Craig Allen, CFA, CFP, CIMA, is president of Montecito Private Asset Management LLC and founder of Dump Your Debt. He has been managing assets for foundations, corporations and high-net worth individuals for more than 20 years and is a Chartered Financial Analyst (CFA charter holder), a Certified Financial Planner (CFP) and holds the Certified Investment Management Analyst (CIMA) certification. He blogs at Finance With Craig Allen and can be contacted at .(JavaScript must be enabled to view this email address) or 805.898.1400. Click here for previous Craig Allen columns. Follow Craig on Twitter: @MPAMCraig.

» on 11.12.12 @ 01:40 PM

Look to the tax structure instituted during our best economic times: the Clinton years. Let the Bush tax cuts expire across the board.

If you want to make cuts to spending, start with subsidies. Subsidizing mortgage interest just increases the supply of money, so house prices go up. Providing easy student loans results in tuition going way up. Health insurance deductions just result in higher premiums.

In the end, subsidies that were intended for homeowners benefit only realtors and bankers. Those intended for students only benefit schools and bankers. Those intended for patients only benefit health insurance companies.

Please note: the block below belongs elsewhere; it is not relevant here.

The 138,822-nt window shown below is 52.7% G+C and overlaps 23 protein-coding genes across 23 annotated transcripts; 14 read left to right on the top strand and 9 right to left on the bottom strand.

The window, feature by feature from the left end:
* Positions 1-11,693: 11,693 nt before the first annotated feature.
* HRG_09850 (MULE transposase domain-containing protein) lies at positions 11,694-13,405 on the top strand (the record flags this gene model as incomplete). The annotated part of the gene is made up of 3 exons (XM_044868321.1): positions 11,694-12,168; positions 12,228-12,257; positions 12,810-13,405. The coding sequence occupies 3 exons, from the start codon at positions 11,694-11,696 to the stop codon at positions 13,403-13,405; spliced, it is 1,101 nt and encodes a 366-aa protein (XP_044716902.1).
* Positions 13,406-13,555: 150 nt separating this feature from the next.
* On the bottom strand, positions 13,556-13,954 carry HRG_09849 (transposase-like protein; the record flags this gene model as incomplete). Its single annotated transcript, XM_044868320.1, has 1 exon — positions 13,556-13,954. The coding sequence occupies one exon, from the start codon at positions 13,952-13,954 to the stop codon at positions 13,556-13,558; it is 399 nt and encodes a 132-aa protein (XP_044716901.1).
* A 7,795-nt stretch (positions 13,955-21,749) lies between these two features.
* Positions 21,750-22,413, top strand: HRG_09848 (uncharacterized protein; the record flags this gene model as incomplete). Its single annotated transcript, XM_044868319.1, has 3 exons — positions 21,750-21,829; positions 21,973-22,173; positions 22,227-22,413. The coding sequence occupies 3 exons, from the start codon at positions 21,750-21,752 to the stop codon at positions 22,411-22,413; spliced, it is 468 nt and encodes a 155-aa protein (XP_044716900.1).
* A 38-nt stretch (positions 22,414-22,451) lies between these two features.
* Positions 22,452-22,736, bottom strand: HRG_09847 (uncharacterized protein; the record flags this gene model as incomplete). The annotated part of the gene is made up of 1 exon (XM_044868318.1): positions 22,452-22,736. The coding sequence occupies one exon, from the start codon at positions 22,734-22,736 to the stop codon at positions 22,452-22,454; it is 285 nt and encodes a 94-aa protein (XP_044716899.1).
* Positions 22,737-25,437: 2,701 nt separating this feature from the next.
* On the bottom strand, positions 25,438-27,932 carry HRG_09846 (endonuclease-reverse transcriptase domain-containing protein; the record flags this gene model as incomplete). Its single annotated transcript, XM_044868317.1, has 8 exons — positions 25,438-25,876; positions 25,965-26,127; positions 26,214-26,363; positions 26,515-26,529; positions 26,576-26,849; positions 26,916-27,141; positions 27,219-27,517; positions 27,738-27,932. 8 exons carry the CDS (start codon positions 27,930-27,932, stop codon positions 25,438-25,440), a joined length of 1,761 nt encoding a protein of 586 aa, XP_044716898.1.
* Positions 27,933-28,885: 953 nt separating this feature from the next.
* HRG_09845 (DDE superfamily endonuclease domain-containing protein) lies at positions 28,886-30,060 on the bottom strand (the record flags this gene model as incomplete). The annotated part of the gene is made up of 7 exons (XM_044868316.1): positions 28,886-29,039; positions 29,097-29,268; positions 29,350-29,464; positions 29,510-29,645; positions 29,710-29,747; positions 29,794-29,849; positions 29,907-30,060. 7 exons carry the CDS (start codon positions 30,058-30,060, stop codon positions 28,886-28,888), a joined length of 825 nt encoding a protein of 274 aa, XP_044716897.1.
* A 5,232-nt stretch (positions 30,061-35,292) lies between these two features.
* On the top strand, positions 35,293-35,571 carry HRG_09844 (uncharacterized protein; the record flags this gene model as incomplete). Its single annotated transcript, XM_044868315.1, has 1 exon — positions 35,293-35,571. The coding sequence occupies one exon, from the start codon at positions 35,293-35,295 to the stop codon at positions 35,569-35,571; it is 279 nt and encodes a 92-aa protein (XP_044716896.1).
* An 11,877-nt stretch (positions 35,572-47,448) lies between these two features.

There are certain things that should be nationalized, not subsidized, including education and health care. Keep the bankers and the insurance companies out of the picture.

Also, people need to recognize that income made investing money is the same as income made by labor, and should be taxed at the same rate. Get rid of cap gains treatment. There is no reason why a hedge fund manager should have an effective tax rate 1/2 of what the average middle class professional pays.

» on 11.12.12 @ 06:54 PM

I agree with Rambler.  Obama has said many times that the Clinton years were the best economic times—so institute the taxes from the Clinton years—increased taxes for all.

» on 11.12.12 @ 09:43 PM

Oh Craig,

You are simply drinking that rancid old GOP kool-aid again.

There is no fiscal cliff even if the Bush tax cuts do expire in December. 

At most we will face a gentle slope of minor uncertainty while the new congress gets its house in order and restores all of the middle class tax cuts which they will do in very short order

The adults in the GOP now understand how their party has failed the American public and will try not to let that happen again